While the infighting continued the rulers now needed financing to further their schemes. Prior pillage and plunder was the name of the game. It was a ruthless time when might determined the outcome. This was one reason that Constantine moved the Roman Empire east – to escape the growing savagery from the northern tribes. However with the 1st Crusade came the realization that there was no new territory to conquer – as shown by the inability of the Norman’s to expand further into the Byzantine or Islamic territory and of the relative political equilibrium between the Byzantines and the Muslims. No military power reigned supreme. As a result military power turned inward to merely raid and plunder the territories of fellow warriors. With no opportunity for instant loot, as reveled by the Crusades the Warriors desperately needed funds to finance their endless barbarism.
With this need came the ascendancy of the businessman. The Doge’s financing of the 4th Crusade epitomized this trend and pointed the direction to the future. Although the Pope had resisted and fought this direction – partially from somewhat moral reasons (not indiscriminately attacking fellow Christians) the Pope benefited tremendously from this maneuver. Money as personified by the Venetians asked for the Pope’s blessing on their victory thereby giving his office even more credibility. The obvious was made manifest. Money and Church made better bed partners than the Warrior. For one the Warrior was constantly attempting to seize the Money with force and was continually competing with the Papacy for temporal control. Money however had congruent desires with Church – increase the number of subjects to increase the profits from member contributions. The Medicis, the powerful Italian family who drove the Renaissance, epitomized and culminated this trend, as their clan included 3 Popes and countless bankers. Indeed it took a banker’s wealth to buy the papacy.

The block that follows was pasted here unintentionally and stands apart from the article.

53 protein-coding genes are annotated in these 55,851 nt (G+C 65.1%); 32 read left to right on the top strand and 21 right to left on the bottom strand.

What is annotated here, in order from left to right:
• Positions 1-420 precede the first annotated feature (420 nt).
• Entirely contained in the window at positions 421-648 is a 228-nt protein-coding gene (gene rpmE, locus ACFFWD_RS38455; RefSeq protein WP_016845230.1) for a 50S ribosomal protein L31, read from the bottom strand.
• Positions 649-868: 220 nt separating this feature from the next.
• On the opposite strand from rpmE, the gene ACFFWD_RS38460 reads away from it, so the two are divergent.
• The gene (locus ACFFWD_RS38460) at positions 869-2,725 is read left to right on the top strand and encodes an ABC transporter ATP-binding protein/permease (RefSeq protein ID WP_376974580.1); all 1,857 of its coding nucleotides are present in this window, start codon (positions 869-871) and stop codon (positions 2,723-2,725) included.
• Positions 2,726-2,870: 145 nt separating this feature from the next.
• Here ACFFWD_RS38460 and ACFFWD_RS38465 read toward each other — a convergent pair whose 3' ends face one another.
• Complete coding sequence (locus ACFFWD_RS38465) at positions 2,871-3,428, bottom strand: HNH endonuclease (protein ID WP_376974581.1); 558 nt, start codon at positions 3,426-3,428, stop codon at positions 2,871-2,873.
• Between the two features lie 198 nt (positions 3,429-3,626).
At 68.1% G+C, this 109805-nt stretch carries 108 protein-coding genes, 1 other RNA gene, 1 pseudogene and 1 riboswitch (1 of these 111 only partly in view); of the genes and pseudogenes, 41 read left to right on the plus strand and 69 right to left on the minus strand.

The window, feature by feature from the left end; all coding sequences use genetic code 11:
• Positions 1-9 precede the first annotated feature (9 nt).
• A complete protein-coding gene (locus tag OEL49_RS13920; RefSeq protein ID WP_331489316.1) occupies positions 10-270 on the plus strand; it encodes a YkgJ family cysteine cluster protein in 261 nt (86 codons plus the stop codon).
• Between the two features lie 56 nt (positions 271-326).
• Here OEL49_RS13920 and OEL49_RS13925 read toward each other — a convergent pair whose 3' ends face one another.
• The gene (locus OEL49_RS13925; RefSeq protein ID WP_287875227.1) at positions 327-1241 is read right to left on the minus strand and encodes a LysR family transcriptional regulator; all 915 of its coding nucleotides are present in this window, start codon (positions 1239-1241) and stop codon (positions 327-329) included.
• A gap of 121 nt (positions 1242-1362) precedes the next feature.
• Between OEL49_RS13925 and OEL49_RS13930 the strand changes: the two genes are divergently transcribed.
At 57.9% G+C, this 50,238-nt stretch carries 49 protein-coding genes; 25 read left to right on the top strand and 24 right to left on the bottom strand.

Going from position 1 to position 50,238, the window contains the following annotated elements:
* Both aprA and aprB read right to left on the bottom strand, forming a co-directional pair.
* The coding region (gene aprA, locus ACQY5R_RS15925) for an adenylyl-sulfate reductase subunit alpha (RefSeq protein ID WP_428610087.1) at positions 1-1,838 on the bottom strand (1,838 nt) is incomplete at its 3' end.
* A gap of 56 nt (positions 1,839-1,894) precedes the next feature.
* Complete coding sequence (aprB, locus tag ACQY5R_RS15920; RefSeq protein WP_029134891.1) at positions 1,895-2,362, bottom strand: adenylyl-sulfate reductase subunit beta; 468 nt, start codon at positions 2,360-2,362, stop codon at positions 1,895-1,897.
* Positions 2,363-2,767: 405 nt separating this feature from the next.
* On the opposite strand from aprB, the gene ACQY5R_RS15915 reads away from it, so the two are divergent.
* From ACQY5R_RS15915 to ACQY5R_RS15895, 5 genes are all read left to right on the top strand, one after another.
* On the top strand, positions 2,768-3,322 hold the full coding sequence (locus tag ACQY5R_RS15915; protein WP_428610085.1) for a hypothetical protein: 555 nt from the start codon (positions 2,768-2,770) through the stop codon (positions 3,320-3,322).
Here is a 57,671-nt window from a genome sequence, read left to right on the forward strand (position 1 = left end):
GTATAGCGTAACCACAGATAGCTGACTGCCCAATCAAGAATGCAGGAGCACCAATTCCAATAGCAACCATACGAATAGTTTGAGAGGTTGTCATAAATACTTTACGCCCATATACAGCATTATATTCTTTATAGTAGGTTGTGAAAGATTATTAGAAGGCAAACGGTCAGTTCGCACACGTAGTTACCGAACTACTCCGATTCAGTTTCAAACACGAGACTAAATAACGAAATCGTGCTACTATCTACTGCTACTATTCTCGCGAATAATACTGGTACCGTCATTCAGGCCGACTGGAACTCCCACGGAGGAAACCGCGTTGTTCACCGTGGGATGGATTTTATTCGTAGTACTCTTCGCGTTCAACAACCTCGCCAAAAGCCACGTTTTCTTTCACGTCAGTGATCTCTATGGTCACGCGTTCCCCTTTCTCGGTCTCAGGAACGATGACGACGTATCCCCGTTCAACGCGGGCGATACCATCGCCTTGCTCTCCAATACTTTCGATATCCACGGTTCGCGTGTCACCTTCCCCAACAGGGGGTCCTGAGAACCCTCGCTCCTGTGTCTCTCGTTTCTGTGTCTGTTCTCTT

The 4th Crusade might have been one the first major wars directed by Money, but it was certainly not the last. As Money became intimately linked with the Papacy it became transnational like the Pope. The lenders of money knew no boundaries or loyalties except the increase of revenue to satisfy endless greed. With this trend the bottom line became the determining factor – not compassion, not morality, not even religious belief or cultural superiority, just the size of the profit.
And the driving force behind banking, the creation of paper currency and endless credit was the need to finance wars. A good investment for the winner – potential ruin for the loser – but the banks always profited no matter who reigned victorious. Hence it was in their best interest to encourage war – lending money to both sides – demanding vital concessions when the money came due – just like the blind Doge of Venice so many centuries before.
Besides the Medici family the most notable example of this strategy was the Rothschild clan, who became rich by establishing a family run bank in each of the major European countries designed to raise money for war. The French Rothschilds were even decorated by the government for efforts to raise money on behalf of the country. So the circumstances of the 4th Crusade revealed another of the roots of corruption – International Money devoted to Profit – unattached to moral consequence.